Czech Prime Minister Andrej Babis today criticised a United Nations migration pact following rejections by the United States, Hungary and Austria.
The Global Compact for Migration, whose final text was agreed in July after 18 months of negotiations, is set to be adopted during a conference in Morocco on December 10-11.
Babis, whose centre-left cabinet is set to discuss the issue next week, said in parliament: ‘I don’t like the pact. It’s not clearly interpreted and it could be abused.’
‘The United States have pulled out, Hungary too, now Austria, and Poland is debating it as well,’ he added.
The pact lays out 23 objectives to open up legal migration and better manage migratory flows as the number of people on the move worldwide has increased to 250 million – or three percent of the world’s population.
The United States quit talks on the pact last December, Hungary’s anti-immigration prime minister Viktor Orban rejected it in July and Austria followed suit on Wednesday.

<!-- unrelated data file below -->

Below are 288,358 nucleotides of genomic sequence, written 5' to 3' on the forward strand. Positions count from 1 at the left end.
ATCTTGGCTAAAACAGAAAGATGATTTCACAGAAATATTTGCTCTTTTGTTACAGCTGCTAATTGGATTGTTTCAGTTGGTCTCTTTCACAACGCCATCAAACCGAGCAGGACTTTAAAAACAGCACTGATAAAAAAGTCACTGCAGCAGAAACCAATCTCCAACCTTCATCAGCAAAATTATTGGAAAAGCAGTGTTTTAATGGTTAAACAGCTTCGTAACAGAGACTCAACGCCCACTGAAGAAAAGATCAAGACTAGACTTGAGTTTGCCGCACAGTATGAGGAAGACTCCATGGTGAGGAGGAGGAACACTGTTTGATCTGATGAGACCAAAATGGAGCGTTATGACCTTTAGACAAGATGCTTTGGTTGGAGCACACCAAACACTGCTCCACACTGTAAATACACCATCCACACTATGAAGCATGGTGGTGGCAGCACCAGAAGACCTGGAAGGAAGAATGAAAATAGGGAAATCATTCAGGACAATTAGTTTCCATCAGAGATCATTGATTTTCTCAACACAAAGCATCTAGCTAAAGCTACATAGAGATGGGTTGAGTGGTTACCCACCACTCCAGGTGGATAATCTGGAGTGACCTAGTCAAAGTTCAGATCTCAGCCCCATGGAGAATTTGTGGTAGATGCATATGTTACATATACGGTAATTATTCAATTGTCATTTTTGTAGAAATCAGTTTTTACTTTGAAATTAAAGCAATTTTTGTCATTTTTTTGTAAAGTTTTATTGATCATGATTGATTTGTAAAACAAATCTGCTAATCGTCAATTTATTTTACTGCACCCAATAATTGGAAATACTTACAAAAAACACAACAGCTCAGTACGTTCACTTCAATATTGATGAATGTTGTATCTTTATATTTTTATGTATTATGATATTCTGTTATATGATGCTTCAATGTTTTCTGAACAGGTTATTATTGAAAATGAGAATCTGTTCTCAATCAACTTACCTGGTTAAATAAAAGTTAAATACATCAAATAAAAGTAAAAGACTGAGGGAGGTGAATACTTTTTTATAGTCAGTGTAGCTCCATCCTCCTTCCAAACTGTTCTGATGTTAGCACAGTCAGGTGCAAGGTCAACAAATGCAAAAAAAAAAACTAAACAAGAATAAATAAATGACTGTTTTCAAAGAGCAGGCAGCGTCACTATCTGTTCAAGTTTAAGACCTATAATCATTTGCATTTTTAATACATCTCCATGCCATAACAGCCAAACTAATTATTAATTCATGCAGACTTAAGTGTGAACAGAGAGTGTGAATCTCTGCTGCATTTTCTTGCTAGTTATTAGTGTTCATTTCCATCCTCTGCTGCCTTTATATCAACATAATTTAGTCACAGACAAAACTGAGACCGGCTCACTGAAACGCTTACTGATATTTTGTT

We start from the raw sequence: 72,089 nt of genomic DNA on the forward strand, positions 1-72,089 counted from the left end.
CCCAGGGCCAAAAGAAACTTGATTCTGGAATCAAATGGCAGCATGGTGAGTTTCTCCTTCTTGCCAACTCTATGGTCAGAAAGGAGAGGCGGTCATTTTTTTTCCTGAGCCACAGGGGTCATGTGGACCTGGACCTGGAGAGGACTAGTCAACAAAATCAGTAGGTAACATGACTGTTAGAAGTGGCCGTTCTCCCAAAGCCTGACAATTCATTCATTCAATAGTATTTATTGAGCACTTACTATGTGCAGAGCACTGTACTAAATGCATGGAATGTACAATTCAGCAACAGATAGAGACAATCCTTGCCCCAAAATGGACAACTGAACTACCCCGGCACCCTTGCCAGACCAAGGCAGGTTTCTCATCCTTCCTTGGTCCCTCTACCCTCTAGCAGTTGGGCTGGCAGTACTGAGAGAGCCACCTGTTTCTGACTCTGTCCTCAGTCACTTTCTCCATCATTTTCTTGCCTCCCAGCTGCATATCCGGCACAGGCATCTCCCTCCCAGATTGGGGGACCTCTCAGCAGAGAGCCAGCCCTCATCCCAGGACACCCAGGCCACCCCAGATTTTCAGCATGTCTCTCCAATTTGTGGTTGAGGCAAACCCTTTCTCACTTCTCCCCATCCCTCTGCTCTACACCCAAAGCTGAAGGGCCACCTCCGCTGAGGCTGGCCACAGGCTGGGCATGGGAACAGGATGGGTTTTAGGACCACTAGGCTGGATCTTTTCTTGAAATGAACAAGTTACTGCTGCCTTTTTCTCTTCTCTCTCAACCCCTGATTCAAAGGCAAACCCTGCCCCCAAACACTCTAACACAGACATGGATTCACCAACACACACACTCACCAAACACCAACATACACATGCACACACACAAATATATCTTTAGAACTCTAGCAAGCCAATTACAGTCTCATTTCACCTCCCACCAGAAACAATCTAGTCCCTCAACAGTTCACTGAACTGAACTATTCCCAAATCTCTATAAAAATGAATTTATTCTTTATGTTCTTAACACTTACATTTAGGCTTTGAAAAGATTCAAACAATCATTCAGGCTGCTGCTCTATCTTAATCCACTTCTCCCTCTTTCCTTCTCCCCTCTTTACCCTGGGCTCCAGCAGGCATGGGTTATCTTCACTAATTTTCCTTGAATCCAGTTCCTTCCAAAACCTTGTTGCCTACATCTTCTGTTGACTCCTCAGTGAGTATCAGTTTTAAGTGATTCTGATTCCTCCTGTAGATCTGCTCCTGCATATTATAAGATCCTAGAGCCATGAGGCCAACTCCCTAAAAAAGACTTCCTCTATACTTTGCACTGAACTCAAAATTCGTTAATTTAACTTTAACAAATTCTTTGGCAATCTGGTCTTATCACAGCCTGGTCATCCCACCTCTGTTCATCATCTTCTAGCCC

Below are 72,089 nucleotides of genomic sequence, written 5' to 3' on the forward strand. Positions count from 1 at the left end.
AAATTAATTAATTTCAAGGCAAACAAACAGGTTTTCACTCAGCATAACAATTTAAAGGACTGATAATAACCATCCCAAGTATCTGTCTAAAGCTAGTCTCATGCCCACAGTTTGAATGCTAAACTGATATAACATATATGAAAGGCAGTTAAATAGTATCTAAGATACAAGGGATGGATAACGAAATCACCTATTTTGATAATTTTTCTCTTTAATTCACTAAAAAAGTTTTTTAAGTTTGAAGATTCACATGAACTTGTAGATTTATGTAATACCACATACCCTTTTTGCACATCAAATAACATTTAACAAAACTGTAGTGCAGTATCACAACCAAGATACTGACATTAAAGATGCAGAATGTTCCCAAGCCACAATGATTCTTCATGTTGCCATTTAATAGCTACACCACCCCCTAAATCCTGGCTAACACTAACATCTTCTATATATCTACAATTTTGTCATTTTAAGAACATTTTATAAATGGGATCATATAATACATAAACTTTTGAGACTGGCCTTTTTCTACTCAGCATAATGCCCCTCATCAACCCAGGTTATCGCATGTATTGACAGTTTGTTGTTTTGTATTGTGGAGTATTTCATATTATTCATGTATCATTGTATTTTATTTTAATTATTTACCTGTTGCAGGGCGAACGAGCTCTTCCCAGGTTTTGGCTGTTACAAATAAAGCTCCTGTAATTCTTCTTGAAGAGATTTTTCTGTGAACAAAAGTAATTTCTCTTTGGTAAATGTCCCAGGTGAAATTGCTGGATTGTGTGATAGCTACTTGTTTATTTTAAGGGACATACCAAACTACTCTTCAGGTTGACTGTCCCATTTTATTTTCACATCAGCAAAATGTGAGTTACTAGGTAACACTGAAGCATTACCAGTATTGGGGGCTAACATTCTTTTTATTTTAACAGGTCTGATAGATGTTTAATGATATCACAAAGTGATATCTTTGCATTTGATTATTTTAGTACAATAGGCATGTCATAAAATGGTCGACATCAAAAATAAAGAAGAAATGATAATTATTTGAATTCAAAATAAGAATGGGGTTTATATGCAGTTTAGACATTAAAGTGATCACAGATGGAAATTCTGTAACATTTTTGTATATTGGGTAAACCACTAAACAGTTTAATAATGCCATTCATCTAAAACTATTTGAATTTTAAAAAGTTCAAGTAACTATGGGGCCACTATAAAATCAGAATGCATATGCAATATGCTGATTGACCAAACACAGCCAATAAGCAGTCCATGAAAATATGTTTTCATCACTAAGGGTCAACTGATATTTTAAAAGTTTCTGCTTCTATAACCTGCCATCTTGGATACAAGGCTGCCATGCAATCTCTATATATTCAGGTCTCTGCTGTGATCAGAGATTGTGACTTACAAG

Babis, a Slovak-born billionaire, has taken a strict anti-migrant stance, refusing to accept a single refugee despite pleas from western European EU partners.
The Austrian government said yesterday that it wouldn’t sign the pact, citing worries about national sovereignty.
The UN’s Global Compact for Safety, Orderly and Regular Migration is not a legally binding agreement.
Austria’s conservative Chancellor Sebastian Kurz took office last December, forming a coalition with the nationalist, anti-migration Freedom Party.
His position is that migrants rescued in the Mediterranean should be barred entry into Europe.
Austria took in approximately 1 per cent of its population in asylum seekers three years ago during a migration crisis which saw more than a million people travelling to Europe.
Concerns over migration was a central issue of last year’s parliamentary election and helped to elect Kurz’s conservatives.
Kurz, who has implemented policies which include restricting benefits for new immigrants, has said that he will prevent any repeat of that influx.
Strache, the Freedom Party’s leader, said that some contents of the migratory agreement ‘go diametrically against our position’.
‘Migration is not and cannot become a human right,’ he said. ‘It cannot be that someone receives a right to migration because of the climate or poverty.’
Read the entire article at the Daily Mail